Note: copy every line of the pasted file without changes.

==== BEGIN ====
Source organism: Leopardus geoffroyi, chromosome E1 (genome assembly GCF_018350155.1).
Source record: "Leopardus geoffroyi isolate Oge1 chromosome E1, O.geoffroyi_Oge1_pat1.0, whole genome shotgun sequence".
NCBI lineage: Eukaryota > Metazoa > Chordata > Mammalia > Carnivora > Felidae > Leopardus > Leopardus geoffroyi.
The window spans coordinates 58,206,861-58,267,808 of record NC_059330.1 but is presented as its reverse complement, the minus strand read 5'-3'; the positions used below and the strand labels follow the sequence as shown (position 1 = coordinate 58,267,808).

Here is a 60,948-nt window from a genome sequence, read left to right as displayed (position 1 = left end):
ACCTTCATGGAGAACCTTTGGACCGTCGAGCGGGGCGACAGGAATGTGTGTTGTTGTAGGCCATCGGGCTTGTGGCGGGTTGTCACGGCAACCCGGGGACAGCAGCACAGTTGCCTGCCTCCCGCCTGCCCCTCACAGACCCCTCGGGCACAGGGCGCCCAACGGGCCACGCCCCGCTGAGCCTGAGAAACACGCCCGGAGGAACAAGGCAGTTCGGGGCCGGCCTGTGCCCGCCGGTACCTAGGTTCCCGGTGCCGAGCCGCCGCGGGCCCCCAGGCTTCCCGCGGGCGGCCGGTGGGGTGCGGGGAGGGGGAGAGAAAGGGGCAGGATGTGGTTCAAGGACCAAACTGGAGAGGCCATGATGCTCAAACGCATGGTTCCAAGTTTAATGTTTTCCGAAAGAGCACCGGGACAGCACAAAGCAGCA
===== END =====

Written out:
Source organism: Leopardus geoffroyi, chromosome E1 (genome assembly GCF_018350155.1).
Source record: "Leopardus geoffroyi isolate Oge1 chromosome E1, O.geoffroyi_Oge1_pat1.0, whole genome shotgun sequence".
NCBI lineage: Eukaryota > Metazoa > Chordata > Mammalia > Carnivora > Felidae > Leopardus > Leopardus geoffroyi.
The window spans coordinates 58,206,861-58,267,808 of record NC_059330.1 but is presented as its reverse complement, the minus strand read 5'-3'; the positions used below and the strand labels follow the sequence as shown (position 1 = coordinate 58,267,808).

Here is a 60,948-nt window from a genome sequence, read left to right as displayed (position 1 = left end):
ACCTTCATGGAGAACCTTTGGACCGTCGAGCGGGGCGACAGGAATGTGTGTTGTTGTAGGCCATCGGGCTTGTGGCGGGTTGTCACGGCAACCCGGGGACAGCAGCACAGTTGCCTGCCTCCCGCCTGCCCCTCACAGACCCCTCGGGCACAGGGCGCCCAACGGGCCACGCCCCGCTGAGCCTGAGAAACACGCCCGGAGGAACAAGGCAGTTCGGGGCCGGCCTGTGCCCGCCGGTACCTAGGTTCCCGGTGCCGAGCCGCCGCGGGCCCCCAGGCTTCCCGCGGGCGGCCGGTGGGGTGCGGGGAGGGGGAGAGAAAGGGGCAGGATGTGGTTCAAGGACCAAACTGGAGAGGCCATGATGCTCAAACGCATGGTTCCAAGTTTAATGTTTTCCGAAAGAGCACCGGGACAGCACAAAGCAGCA